Next, the Plaintiff urges that Harrell should be held liable because he neglected his state-law duty to properly train and supervise Taylor and because he left him in his job knowing that he was not authorized to make arrests. In the context of inadequate training and supervision, supervisors should only be held liable where (1) they failed to supervise or train the officer, (2) a causal connection exists between the failure to supervise or train and the violation of the plaintiff's rights, and (3) the failure to train or supervise amounts to "gross negligence" or "deliberate indifference." Hinshaw, 785 F.2d at 1263; Bowen v. Watkins, 669 F.2d 979, 988 (5th Cir.1982). Recently, the Supreme Court rejected a "gross negligence" standard in favor of a stricter "deliberately indifferent" standard in the case of a municipality. See City of Canton v. Harris, 489 U.S. 378, 109 S. Ct. 1197, 103 L. Ed. 2d 412 (1989). At least three circuit courts of appeals have applied this standard to the case of a supervisor, such as Chief Harrell. See, e.g., Sample v. Diecks, 885 F.2d 1099 (3d Cir.1989) (plaintiff required to show a specific supervisory practice, procedure, or omission that evidences deliberate indifference); Jones v. Chicago, 856 F.2d 985, 992-93 (7th Cir.1988) (plaintiff bears heavy burden to show that supervisors know about unconstitutional conduct and "facilitate it, approve it, condone it, or turn a blind eye for fear of what they might see. They must in other words act either knowingly or with deliberate, reckless indifference."); Howard v. Adkison, 887 F.2d 134, 138 (8th Cir.1989) ("A single incident, or a series of isolated incidents, usually provides an insufficient basis upon which to assign supervisory liability...."). The fact that Chief Harrell allowed Taylor to remain on the job knowing that he lacked certification at most constitutes a violation of state law. It is well settled that Defendants do not lose their qualified immunity because they are aware that their conduct violates well-established state law. Davis v. Scherer, 468 U.S. 183, 104 S. Ct. 3012, 82 L. Ed. 2d 139 (1984). Likewise, there is no constitutional right to be free from arrest by one not authorized to make arrests under state law. Davis v. City of Terry, Civ. Action No. J88-0677(B) (S.D.Miss. May 19, 1989). But the Plaintiff does not assert a violation of state law as a basis for section 1983 liability. He asserts rather that neglect by Harrell of his state law duty to properly train and supervise Taylor as to Plaintiff's federal constitutional rights was a direct proximate cause of Plaintiff's injuries. On this subject the Court of Appeals for the Fifth Circuit stated in its affirmance of this Court's denial of the Defendants' Motion to Dismiss:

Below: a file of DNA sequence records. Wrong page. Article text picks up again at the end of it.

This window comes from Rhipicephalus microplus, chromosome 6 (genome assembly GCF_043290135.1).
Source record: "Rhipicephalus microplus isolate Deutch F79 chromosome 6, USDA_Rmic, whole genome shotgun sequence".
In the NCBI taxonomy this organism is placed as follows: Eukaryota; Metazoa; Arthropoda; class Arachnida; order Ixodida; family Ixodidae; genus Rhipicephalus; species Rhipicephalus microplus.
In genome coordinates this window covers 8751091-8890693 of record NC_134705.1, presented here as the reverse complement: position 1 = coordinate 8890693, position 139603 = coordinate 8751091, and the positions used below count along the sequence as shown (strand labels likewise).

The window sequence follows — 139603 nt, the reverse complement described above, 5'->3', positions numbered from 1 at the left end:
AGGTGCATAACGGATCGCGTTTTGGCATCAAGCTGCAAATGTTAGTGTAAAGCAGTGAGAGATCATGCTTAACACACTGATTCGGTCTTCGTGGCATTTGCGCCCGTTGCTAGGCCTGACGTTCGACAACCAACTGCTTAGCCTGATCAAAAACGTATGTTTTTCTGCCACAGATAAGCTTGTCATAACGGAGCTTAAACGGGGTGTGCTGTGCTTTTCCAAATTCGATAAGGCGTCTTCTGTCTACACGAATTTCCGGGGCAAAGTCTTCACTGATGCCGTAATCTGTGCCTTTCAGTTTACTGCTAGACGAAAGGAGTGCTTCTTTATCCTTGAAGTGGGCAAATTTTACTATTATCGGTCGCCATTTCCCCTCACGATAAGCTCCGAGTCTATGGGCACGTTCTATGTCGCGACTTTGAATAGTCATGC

Harrell displayed deliberate indifference to White's rights by failing to comply with a duty imposed by state law. Even if Harrell had no duty under state law, the need to train officers to comply with *966 constitutional safeguards is "so obvious" that Harrell's failure to train Taylor amounts to deliberate indifference. It is of course true that violations of state law are not themselves actionable under Section 1983. Harrell's duties under state law, however, establish his personal responsibility for ensuring that his officer's [sic] met the state's certification requirements. His abdication of those duties presented sufficient evidence from which a jury could find that his deliberate indifference or gross neglect caused White's injury.